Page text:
Although MERS was designed to enhance efficiency in the mortgage assignment process, Levitin argued it may not conform with the law. “Slowly but surely” courts are issuing decisions which “cast validity on the MERS process.” Although ~60% of mortgages list MERS as the “nominee” which owns the mortgage, a handful of recent court cases have ruled that MERS has no standing in foreclosure actions either because (1) physical paperwork must be transferred when a mortgage is assigned by one party to another or (2) MERS has no true economic interest in the mortgage in question since it collects no payments from the borrowers.

Of course, all this is irrelevant without an appreciation of the endgame. And that may very well be what the Fed is pursuing all along - the elimination of trillions of private debt, however instead of Uncle Sam eating it all this time (via the GSEs), the banks would end up sharing some if not all of the pain. Of course, if this is indeed the case, it will be a very dangerous tight rope act, as many may just refuse to pay their mortgages outright going forward, and cause major additional pain for the TBTFs, and/or result in other traditionally unpredictable outcomes.

Full citi report, with thanks to Village Whisperer :


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MsCreant's picture

Just let it DIIIIIIE!

barkingbill's picture

its like watching the roman empire on life support and getting massive transfusions of poison and shock treatment to keeps its poor corrupted heart still beating...

Turd Ferguson's picture

Has anyone heard Meredith Whitney comment on all of this yet?

Turd Ferguson's picture

I certainly look forward to hearing her point of view ;)

i-dog's picture

Well, my point of view is:

Premise 1: The current state (Congress, POTUS, SCOTUS) is NOT on the side of the homeowners/mortgagors.

Premise 2: As I pointed out in another thread, under both communism and fascism, the state (ie. the controlling oligarchs) owns all property. The oligarchs live outside the borders.

Under communism the state ownership is express: One gets to "enjoy" a home ... plus (if one is a behaving party elite) "enjoy" access to the summer dascha by the sea and the winter dascha on the ski slopes ... but only so long as one is in the party's (and the oligarchs') good books, else it's off to the gulag for you.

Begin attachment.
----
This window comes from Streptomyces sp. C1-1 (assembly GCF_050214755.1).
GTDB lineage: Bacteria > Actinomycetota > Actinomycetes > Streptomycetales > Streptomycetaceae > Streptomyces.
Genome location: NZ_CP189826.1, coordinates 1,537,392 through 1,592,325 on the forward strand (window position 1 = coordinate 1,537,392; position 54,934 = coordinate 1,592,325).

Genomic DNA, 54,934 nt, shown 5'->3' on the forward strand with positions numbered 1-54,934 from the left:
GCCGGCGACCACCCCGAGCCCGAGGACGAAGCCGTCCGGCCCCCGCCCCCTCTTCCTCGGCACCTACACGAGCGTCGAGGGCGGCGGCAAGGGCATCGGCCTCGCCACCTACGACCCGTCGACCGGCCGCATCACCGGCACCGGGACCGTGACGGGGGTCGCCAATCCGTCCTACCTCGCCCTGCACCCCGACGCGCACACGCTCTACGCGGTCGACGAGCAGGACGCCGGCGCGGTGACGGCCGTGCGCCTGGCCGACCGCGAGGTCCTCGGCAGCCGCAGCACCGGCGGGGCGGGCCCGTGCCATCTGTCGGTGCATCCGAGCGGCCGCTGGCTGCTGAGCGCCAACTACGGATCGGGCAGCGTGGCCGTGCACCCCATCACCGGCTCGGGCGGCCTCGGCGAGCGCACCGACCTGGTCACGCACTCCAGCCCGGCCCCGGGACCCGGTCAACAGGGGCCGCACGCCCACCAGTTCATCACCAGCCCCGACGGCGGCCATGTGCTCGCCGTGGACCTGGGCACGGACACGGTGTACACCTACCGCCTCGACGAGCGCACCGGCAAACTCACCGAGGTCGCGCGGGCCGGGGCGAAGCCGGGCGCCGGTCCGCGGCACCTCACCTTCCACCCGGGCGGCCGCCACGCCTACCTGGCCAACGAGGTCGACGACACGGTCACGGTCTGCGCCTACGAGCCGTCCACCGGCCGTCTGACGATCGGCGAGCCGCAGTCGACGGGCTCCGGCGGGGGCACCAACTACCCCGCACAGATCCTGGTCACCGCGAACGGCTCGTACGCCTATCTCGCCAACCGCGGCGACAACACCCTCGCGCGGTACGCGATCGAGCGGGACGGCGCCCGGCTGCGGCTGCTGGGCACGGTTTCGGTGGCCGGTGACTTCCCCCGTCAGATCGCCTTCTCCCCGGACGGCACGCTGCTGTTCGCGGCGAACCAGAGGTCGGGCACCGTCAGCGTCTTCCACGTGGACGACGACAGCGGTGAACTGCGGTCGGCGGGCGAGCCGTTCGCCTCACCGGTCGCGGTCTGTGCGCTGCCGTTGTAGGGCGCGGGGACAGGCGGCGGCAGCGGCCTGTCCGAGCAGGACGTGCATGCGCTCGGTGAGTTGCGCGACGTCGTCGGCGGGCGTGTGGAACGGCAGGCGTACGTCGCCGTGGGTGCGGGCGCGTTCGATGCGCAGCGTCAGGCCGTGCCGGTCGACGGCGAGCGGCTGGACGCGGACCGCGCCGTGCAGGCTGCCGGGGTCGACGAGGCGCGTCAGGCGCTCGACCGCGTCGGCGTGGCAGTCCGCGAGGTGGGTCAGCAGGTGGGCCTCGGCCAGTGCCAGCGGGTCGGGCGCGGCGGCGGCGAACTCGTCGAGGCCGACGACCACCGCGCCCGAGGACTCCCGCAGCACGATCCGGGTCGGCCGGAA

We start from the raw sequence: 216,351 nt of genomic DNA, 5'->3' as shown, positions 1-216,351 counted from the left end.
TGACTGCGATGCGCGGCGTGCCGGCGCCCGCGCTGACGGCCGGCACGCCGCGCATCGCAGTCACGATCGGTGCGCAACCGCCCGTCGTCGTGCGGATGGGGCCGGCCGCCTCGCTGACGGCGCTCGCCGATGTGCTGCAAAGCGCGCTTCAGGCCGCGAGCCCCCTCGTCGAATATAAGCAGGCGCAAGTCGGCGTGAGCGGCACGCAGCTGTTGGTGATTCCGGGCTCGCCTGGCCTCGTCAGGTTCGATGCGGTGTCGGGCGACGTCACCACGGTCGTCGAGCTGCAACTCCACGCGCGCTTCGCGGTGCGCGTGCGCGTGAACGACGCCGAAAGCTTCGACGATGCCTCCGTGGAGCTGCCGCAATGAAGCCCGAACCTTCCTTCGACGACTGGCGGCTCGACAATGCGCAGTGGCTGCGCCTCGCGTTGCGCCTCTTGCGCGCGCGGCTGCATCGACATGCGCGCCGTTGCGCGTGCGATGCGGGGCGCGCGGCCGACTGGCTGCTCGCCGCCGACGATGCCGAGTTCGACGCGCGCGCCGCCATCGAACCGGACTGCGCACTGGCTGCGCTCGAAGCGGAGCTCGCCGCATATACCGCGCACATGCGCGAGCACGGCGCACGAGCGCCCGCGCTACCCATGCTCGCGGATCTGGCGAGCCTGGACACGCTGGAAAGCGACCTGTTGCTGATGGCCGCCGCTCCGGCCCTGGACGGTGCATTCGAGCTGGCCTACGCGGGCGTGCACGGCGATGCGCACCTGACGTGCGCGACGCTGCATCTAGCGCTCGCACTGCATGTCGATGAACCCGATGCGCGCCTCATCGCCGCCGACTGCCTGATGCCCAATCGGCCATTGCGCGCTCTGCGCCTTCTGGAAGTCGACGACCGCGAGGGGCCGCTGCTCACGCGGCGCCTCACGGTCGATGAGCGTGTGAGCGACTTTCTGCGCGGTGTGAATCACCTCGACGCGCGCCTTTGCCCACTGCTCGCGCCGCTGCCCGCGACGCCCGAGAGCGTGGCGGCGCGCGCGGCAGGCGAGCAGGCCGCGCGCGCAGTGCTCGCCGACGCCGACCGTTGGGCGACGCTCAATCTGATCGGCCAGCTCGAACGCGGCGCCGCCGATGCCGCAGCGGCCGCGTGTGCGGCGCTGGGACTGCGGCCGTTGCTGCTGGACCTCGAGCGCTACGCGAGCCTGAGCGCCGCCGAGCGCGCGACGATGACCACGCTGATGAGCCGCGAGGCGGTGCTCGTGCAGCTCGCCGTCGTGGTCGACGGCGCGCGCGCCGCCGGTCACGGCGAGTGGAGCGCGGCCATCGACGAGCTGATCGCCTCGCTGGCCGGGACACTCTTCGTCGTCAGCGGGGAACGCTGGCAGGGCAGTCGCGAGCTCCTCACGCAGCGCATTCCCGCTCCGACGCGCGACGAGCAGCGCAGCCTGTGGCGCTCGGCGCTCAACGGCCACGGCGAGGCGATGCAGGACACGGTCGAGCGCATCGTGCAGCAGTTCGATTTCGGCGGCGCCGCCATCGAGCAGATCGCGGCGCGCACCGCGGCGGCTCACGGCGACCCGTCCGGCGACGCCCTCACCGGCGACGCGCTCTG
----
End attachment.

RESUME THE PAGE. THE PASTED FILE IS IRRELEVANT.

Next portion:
Under fascism the state ownership is implied: One gets to "enjoy" one's bought-and-paid-for home and beach shack and ski chalet only so long as one is in the party's (and the oligarchs') good books ... else they get confiscated and you are put on the train.

Premise 3: Tracking good title back through decades for [tens of] millions of properties will likely lead to a dead end or an entangled mess.

My Conclusion: The solution to the Fractional Property Reserve System will ultimately involve the state nationalising (taking ownership of) all properties and allowing the current residents to "enjoy" some limited squatter rights.

Just one of a number of possibilities ......... hedge accordingly.

Zerohedge fan's picture

However, the only thing I miss from communism is:


Maybe, it's worth the upgrade?!?


Capitalism-system built on/around usury. Capitalism is not a free market.

Dave's picture

Nothing is free. But I agree with you about the women.

whatsinaname's picture

NO way they are using their own capital to cover for projected losses. Dont know why TD thinks that will happen...

Millivanilli's picture

Fannie, Freddie, The Federal Reserve, and Public and Private pension funds have purchased MBS/CDOs pooled under strict representations and warranties. Currently the banks are disallowing any information regarding the TRILLIONS of fraudulent mortgages pooled into MBS- ARE THEY ABOVE THE LAW? These banks are responsible for perfecting the securities- like throwing out JUNK. They didn't do that though, they passed it along to middle class America! This is NOT an issue of just notary fraud, though that is a big issue as well. They don't have the money to buy back all the fraud they sold! Too big to Fail is Too Big to Jail? Sayonara bank stocks. 


Buy physical assets like gold and silver and prepare for a possible bank holiday.

DaveyJones's picture

"are they above the law?"

Yes, and we're beneath it

sushi's picture

Fraudulent MBS is a securitization issue. Surely this is the area of expertise of the SEC? Maybe if they just changed the name to PornoWatchingComission then America would not have these problems.

StychoKiller's picture

Second, the affidavits may be irrelevant because the issue is not that the mortgage documents were lost but they were never properly transferred at each step of the aforementioned securitization process.


Can anyone here visualize these "whiz-kid" financial geniuses sparing no expense to make sure that the required paperwork was done properly?  Me Neither :((

New_Meat's picture

Life sucks, then you go to ZH, then you don't get to die.

- Ned

Mako's picture


"material concession from the banking syndicate, in the form of systemic mortgage writedowns"

Hahaha, write downs, who would want a write down on their mortgage when there is NO party that is a holder in due course able to start a foreclosure action.  Let me see, do you want a $1000 monthly payment or a $0 monthly payment?  The statutory limitation starts the after the last payment is made 

The problem is not robo-signers, nor is it missing Notes.  The problem is there is no party with proper "standing" to start a foreclosure action.  Only the holder in due course can start a foreclosure action. 

"the elimination of trillions of private debt, however instead of Uncle Sam eating it all this time (via the GSEs), the banks would end up sharing some if not all of the pain."

All are going to feel the pain this time, the banks are not going to save you.  The system will eventually just foldup.